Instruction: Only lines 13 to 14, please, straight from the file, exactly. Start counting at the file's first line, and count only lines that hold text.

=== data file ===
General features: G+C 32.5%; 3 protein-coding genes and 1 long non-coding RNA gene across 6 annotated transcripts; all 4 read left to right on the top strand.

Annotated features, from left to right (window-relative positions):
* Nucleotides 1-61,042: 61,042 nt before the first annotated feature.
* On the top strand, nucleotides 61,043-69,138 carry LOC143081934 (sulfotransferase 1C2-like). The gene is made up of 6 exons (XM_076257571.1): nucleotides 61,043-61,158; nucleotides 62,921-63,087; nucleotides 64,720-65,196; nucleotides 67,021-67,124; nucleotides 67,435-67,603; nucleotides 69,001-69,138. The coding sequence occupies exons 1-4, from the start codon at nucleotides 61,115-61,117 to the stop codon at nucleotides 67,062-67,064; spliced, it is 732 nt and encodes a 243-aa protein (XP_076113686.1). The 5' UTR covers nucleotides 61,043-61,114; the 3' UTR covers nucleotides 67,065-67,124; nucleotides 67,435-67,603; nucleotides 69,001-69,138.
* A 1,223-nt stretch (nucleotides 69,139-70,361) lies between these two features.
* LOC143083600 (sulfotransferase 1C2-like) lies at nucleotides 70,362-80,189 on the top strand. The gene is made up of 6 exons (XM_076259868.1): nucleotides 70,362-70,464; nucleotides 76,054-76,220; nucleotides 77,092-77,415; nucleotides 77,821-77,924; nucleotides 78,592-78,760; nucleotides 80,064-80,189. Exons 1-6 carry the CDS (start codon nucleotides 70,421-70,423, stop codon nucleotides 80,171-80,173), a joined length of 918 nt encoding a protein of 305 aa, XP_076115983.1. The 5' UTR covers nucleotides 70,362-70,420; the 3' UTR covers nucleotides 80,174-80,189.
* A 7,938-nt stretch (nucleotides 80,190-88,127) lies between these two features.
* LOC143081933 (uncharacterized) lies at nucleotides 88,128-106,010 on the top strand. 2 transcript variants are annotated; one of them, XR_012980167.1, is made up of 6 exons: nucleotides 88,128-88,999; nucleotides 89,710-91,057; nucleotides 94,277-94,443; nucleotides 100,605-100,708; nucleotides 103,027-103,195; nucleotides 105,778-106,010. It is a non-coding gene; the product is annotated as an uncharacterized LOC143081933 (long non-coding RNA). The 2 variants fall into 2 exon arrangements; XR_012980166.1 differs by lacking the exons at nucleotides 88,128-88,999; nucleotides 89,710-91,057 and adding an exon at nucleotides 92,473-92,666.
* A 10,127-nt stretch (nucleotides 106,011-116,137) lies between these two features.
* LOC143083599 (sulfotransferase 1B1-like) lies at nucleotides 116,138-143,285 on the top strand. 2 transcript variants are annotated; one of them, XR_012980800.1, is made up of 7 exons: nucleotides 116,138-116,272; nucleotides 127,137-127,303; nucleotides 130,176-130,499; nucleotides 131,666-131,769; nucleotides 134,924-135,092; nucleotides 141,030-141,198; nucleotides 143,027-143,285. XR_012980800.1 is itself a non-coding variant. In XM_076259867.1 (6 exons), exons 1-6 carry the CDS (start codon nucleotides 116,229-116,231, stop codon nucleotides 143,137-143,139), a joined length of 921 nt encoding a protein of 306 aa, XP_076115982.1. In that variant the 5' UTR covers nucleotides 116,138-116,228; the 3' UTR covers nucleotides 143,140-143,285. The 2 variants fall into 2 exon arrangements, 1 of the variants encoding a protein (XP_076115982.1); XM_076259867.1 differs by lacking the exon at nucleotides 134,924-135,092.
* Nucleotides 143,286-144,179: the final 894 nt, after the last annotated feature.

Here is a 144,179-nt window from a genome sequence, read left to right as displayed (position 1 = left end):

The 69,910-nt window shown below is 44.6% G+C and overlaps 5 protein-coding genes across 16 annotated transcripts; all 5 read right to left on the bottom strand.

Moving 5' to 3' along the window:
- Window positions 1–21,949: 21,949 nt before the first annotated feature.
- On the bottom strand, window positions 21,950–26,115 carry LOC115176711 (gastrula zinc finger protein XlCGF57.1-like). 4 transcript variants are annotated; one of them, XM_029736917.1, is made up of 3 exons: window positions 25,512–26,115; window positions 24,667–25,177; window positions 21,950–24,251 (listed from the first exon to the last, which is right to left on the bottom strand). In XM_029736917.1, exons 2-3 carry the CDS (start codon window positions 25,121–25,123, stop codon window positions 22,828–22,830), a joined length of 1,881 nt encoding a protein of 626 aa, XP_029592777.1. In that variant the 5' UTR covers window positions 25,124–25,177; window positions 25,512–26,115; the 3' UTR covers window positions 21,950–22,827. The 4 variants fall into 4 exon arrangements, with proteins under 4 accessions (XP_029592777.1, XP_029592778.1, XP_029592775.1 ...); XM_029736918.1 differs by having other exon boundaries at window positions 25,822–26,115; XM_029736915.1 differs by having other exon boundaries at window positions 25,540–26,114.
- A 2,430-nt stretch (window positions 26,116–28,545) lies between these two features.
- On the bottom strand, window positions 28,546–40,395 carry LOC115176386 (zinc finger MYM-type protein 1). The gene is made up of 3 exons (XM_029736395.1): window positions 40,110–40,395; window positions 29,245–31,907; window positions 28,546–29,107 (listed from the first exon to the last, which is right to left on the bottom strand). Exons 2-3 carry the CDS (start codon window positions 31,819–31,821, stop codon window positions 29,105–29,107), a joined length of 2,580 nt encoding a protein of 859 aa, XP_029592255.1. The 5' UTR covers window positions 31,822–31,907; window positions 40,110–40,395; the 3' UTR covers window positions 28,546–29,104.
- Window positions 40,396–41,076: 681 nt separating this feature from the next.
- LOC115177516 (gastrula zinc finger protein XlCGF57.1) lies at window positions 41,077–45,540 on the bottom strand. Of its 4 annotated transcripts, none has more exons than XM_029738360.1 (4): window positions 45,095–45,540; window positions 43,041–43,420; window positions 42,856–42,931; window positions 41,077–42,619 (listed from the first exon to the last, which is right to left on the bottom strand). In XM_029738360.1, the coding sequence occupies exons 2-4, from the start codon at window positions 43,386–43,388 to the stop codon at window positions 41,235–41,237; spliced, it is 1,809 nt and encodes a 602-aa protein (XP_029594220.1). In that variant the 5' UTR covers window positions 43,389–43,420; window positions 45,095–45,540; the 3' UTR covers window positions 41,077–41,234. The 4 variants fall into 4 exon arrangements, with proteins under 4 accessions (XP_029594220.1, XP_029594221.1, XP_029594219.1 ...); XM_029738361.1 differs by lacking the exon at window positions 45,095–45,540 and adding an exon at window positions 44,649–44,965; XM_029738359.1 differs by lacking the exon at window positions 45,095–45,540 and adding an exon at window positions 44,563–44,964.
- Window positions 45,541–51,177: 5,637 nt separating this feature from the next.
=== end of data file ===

The 69,910-nt window shown below is 44.6% G+C and overlaps 5 protein-coding genes across 16 annotated transcripts; all 5 read right to left on the bottom strand.

Moving 5' to 3' along the window: